Throughout pregnancy, fetuses are exposed to a range of chemosensory inputs influencing their postnatal behaviors. Such prenatal exposure provides the fetus with continuous sensory information to adapt to the environment they face once born. This study aimed to assess the chemosensory continuity through a systematic review and meta-analysis of existing evidence on chemosensory continuity from prenatal to first postnatal year. Web of Science Core Collections, MEDLINE, PsycINFO, EBSCOhost ebook collection was searched from 1900 to 2021. Studies identified from the search were grouped according to type of stimuli the fetuses were exposed to prenatally that the neonatal infants’ responses to were being evaluated, namely flavors transferred from the maternal diet, and the odor of their own amniotic fluid. Of the 12 studies that met the eligibility criteria for inclusion (k = 6, k = 6, respectively in the first and the second group of studies), and eight studies (k = 4, k = 4, respectively) provided sufficient data suitable for meta-analysis. Infants, during their first year of life, oriented their heads for significantly longer durations in the direction of the prenatally experienced stimuli with large pooled effect sizes (flavor stimuli, d=1.24, 95% CI [0.56, 1.91]; amniotic fluid odor, d=0.853; 95% CI [.632, 1.073]). The pooled effect size for the duration of mouthing behavior was significant in response to prenatal flavor exposure through maternal diet (d=0.72; 95% CI [0.306, 1.136]), but not for the frequency of negative facial expressions (d=-0.87, 95% CI [-2.39, 0.66]). Postnatal evidence suggests that there is a chemosensory continuity from fetal to the first year of postnatal life.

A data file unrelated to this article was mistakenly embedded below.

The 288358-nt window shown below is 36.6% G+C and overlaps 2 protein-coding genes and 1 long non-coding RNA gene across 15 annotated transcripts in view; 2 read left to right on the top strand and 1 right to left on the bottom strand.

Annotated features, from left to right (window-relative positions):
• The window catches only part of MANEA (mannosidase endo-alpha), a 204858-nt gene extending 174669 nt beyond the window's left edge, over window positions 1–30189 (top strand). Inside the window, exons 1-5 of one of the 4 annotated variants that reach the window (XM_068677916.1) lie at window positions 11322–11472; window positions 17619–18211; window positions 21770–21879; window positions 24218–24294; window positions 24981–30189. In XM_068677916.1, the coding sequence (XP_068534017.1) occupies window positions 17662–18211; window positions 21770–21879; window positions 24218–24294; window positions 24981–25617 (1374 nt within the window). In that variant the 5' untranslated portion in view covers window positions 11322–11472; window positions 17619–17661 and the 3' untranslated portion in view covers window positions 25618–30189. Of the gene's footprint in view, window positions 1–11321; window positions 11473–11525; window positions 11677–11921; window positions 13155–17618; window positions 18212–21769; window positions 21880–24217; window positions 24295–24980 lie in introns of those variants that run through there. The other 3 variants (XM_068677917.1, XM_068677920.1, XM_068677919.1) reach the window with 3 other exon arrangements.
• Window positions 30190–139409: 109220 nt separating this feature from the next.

Ustun, B., Covey, J., & Reissland, N. (2023). Chemosensory continuity from prenatal to postnatal life in humans: A systematic review and meta-analysis. PLoS ONE, 18(3), Article e0283314. https://doi.org/10.1371/journal.pone.0283314